One day after debuting a wildly controversial ad featuring Kendall Jenner brokering peace between protestors and cops with a can of soda, Pepsi apologized for the spot and removed it from the internet.
"Pepsi was trying to project a global message of unity, peace, and understanding," the company said in a statement. "Clearly we missed the mark, and we apologize. We did not intend to make light of any serious issue. We are removing the content and halting any further rollout. We also apologize for putting Kendall Jenner in this position."
The ad, created by Pepsi’s in-house agency, the Creators League Studio, sparked massive and instant outrage when it appeared online on Tuesday. With its images of smiling protestors, multi-ethnic artists, and a white reality TV star who saves the day, the ad struck critics as a lazy attempt to co-opt recent protest movements such as Black Lives Matter and the Women’s March on Washington.
To many in the ad industry, it served as a cautionary tale for not having enough diversity on your creative team, or attempting to create your ads entirely in-house.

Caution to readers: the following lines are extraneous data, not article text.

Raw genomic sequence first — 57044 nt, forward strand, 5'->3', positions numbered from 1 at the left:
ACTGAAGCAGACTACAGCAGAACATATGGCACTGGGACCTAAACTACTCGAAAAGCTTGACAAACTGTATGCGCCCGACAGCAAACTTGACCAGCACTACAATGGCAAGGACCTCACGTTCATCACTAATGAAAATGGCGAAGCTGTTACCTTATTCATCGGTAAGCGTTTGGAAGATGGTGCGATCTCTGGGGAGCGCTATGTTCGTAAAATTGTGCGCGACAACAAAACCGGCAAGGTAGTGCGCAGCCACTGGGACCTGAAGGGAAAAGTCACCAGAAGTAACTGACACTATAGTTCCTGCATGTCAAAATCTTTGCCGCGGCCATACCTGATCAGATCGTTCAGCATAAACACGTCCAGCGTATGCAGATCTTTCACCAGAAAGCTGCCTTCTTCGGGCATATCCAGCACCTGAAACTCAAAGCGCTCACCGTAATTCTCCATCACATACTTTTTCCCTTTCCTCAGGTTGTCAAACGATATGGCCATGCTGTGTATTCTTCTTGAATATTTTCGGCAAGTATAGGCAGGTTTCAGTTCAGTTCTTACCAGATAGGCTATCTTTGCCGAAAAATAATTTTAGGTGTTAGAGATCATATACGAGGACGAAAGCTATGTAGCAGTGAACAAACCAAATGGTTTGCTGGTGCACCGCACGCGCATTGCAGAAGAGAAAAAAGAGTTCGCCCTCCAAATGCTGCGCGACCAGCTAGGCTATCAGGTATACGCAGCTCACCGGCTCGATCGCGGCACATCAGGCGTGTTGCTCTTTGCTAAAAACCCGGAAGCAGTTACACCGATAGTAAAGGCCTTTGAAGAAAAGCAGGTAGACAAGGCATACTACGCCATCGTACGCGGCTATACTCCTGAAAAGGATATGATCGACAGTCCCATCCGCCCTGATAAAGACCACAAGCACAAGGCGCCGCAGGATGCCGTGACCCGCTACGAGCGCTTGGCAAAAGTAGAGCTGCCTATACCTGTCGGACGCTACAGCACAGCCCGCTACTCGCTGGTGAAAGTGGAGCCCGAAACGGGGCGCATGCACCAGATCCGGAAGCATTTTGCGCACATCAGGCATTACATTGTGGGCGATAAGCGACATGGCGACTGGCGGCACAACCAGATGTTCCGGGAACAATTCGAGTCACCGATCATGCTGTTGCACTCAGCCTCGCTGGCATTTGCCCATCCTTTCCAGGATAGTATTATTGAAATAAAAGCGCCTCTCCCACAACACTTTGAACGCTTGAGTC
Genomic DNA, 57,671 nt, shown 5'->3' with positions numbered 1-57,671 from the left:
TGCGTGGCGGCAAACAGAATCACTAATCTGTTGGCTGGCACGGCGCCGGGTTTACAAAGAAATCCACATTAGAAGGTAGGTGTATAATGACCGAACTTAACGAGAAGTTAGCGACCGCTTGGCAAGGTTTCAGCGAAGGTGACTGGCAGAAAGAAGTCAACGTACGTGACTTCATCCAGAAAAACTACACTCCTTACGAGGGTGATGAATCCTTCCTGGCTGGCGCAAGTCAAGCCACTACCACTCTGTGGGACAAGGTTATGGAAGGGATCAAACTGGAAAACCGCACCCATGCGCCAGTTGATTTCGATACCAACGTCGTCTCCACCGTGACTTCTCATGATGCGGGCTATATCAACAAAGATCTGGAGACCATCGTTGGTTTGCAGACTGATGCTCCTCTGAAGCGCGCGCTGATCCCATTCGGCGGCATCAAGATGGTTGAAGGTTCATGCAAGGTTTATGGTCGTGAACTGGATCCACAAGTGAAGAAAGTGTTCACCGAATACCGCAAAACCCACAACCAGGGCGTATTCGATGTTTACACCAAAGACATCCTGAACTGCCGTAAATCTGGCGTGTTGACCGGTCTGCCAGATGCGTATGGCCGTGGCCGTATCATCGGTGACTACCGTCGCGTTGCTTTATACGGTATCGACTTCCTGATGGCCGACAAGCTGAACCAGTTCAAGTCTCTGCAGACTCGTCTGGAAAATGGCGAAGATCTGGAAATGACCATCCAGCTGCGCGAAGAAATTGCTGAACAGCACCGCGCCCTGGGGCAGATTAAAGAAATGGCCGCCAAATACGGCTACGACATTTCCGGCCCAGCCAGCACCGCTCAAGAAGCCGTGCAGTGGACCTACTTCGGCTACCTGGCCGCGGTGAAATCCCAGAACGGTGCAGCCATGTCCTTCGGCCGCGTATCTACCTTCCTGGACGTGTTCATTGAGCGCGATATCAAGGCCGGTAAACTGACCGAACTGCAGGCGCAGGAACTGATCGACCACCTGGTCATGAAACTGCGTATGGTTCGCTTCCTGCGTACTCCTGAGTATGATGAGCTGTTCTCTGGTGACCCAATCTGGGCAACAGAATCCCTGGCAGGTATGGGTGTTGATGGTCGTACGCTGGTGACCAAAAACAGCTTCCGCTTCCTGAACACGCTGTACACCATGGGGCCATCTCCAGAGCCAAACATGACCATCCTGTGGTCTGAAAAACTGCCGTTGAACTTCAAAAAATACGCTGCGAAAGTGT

Seems the tone-deaf Pepsi ad was created by an in-house team/studio. Would an ad agency's involvement have kept it from being made/airing?— Stuart Elliott (@stuartenyt) April 5, 2017
Honestly, I think Pepsi took itself too seriously in this sensitive context. Ad was done in-house. No objectivity. https://t.co/ouXJSLg5YK— Terry O'Reilly (@terryoinfluence) April 5, 2017
The first sign that the brand was backing away from the ad came when Brad Jakeman, president of the Global Beverage Group at PepsiCo, deleted a Tweet he sent on Tuesday afternoon saying he was proud of the spot.
The backlash had apparently become too much for the brand by 1:30 p.m. EST on Wednesday, when it released its statement and pulled the ad off YouTube. The spot continues to live online, however, thanks to the many other people who posted it over the past 24 hours.
This story first appeared on campaignlive.com.